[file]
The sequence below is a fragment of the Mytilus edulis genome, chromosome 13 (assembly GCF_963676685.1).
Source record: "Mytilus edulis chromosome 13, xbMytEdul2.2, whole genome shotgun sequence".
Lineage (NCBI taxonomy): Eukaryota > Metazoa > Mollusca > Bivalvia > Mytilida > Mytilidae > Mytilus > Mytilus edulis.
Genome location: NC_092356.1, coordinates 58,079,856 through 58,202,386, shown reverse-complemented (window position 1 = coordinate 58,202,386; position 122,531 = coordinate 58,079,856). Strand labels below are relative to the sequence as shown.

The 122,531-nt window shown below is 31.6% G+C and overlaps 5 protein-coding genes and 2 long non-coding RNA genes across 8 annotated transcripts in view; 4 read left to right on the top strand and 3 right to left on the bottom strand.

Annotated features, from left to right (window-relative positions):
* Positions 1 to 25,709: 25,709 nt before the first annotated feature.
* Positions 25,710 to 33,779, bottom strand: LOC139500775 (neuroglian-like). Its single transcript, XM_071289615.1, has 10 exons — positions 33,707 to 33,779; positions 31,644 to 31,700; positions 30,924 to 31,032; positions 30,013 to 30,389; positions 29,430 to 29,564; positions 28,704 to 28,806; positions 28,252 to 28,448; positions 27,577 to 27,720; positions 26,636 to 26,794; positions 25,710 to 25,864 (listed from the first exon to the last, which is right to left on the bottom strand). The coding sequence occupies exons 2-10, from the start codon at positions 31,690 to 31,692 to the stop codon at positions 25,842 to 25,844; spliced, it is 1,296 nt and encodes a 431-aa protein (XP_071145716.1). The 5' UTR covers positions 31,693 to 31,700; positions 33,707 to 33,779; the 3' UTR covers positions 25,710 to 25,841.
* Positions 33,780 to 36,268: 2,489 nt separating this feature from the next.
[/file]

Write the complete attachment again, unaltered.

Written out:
The sequence below is a fragment of the Mytilus edulis genome, chromosome 13 (assembly GCF_963676685.1).
Source record: "Mytilus edulis chromosome 13, xbMytEdul2.2, whole genome shotgun sequence".
Lineage (NCBI taxonomy): Eukaryota > Metazoa > Mollusca > Bivalvia > Mytilida > Mytilidae > Mytilus > Mytilus edulis.
Genome location: NC_092356.1, coordinates 58,079,856 through 58,202,386, shown reverse-complemented (window position 1 = coordinate 58,202,386; position 122,531 = coordinate 58,079,856). Strand labels below are relative to the sequence as shown.

The 122,531-nt window shown below is 31.6% G+C and overlaps 5 protein-coding genes and 2 long non-coding RNA genes across 8 annotated transcripts in view; 4 read left to right on the top strand and 3 right to left on the bottom strand.

Annotated features, from left to right (window-relative positions):
* Positions 1 to 25,709: 25,709 nt before the first annotated feature.
* Positions 25,710 to 33,779, bottom strand: LOC139500775 (neuroglian-like). Its single transcript, XM_071289615.1, has 10 exons — positions 33,707 to 33,779; positions 31,644 to 31,700; positions 30,924 to 31,032; positions 30,013 to 30,389; positions 29,430 to 29,564; positions 28,704 to 28,806; positions 28,252 to 28,448; positions 27,577 to 27,720; positions 26,636 to 26,794; positions 25,710 to 25,864 (listed from the first exon to the last, which is right to left on the bottom strand). The coding sequence occupies exons 2-10, from the start codon at positions 31,690 to 31,692 to the stop codon at positions 25,842 to 25,844; spliced, it is 1,296 nt and encodes a 431-aa protein (XP_071145716.1). The 5' UTR covers positions 31,693 to 31,700; positions 33,707 to 33,779; the 3' UTR covers positions 25,710 to 25,841.
* Positions 33,780 to 36,268: 2,489 nt separating this feature from the next.